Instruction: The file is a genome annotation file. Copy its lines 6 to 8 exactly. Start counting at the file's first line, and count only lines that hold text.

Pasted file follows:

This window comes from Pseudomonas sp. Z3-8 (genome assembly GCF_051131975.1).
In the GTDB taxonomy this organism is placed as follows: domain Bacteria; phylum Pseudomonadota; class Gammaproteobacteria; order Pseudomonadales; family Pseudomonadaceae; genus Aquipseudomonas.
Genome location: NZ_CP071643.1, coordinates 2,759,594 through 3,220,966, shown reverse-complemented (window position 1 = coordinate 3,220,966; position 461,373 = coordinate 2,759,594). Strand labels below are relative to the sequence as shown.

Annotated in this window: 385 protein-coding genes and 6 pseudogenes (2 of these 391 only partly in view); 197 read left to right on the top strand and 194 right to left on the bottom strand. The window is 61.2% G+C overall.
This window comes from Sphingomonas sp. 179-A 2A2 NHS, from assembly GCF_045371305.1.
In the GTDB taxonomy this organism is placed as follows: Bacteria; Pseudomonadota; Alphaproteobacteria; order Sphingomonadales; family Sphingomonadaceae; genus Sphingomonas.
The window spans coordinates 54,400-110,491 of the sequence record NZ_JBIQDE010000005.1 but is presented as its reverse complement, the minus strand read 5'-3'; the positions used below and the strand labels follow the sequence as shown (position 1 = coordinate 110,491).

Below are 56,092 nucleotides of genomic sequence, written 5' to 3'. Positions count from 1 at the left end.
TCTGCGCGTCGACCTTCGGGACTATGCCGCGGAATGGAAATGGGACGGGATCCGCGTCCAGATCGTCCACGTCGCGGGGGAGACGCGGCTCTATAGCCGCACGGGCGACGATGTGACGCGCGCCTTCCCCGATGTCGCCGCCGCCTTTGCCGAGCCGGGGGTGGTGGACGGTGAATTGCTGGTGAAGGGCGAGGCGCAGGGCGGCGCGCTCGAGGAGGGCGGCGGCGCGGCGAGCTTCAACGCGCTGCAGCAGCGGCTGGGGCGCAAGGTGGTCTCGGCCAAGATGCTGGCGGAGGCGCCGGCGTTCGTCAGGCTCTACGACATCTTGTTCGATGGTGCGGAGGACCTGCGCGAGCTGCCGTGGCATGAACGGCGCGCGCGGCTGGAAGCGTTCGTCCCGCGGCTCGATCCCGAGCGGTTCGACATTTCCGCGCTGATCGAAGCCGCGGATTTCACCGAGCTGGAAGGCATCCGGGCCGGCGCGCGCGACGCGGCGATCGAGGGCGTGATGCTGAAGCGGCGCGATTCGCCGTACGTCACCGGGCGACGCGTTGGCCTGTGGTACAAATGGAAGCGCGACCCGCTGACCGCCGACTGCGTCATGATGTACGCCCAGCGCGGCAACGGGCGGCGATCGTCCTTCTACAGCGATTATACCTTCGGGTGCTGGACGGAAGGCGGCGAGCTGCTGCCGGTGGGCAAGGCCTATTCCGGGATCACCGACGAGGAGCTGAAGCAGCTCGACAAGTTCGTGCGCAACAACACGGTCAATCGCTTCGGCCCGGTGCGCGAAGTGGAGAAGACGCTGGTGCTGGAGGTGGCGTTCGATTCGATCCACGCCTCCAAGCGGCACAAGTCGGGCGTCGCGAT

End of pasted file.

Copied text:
In the GTDB taxonomy this organism is placed as follows: Bacteria; Pseudomonadota; Alphaproteobacteria; order Sphingomonadales; family Sphingomonadaceae; genus Sphingomonas.
The window spans coordinates 54,400-110,491 of the sequence record NZ_JBIQDE010000005.1 but is presented as its reverse complement, the minus strand read 5'-3'; the positions used below and the strand labels follow the sequence as shown (position 1 = coordinate 110,491).

Below are 56,092 nucleotides of genomic sequence, written 5' to 3'. Positions count from 1 at the left end.